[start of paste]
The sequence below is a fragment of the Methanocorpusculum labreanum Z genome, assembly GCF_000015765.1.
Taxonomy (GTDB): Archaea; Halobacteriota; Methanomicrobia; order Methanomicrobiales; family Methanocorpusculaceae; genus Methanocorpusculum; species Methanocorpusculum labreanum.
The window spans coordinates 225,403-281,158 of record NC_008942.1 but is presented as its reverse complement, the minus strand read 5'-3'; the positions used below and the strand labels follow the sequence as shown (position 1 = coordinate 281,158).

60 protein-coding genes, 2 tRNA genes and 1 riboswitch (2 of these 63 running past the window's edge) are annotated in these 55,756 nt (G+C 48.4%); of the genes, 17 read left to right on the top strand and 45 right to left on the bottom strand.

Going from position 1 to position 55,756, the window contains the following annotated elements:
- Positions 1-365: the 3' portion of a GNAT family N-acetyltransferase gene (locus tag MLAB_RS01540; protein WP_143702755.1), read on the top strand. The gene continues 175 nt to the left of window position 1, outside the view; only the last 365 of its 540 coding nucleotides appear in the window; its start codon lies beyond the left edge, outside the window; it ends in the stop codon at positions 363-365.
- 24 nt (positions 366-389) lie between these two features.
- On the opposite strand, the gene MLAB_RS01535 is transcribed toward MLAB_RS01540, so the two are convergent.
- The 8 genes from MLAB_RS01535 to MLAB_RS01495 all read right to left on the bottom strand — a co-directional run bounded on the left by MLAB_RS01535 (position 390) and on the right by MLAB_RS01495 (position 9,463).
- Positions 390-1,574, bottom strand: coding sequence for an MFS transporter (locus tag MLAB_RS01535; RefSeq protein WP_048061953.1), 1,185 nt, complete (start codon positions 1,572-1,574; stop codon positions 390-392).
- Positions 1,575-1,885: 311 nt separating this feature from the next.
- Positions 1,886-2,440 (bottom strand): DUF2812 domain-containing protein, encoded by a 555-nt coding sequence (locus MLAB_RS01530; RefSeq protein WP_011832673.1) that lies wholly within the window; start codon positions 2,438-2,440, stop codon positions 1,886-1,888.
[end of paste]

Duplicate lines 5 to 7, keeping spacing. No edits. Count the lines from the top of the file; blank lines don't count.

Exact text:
Going from position 1 to position 55,756, the window contains the following annotated elements:
- Positions 1-365: the 3' portion of a GNAT family N-acetyltransferase gene (locus tag MLAB_RS01540; protein WP_143702755.1), read on the top strand. The gene continues 175 nt to the left of window position 1, outside the view; only the last 365 of its 540 coding nucleotides appear in the window; its start codon lies beyond the left edge, outside the window; it ends in the stop codon at positions 363-365.
- 24 nt (positions 366-389) lie between these two features.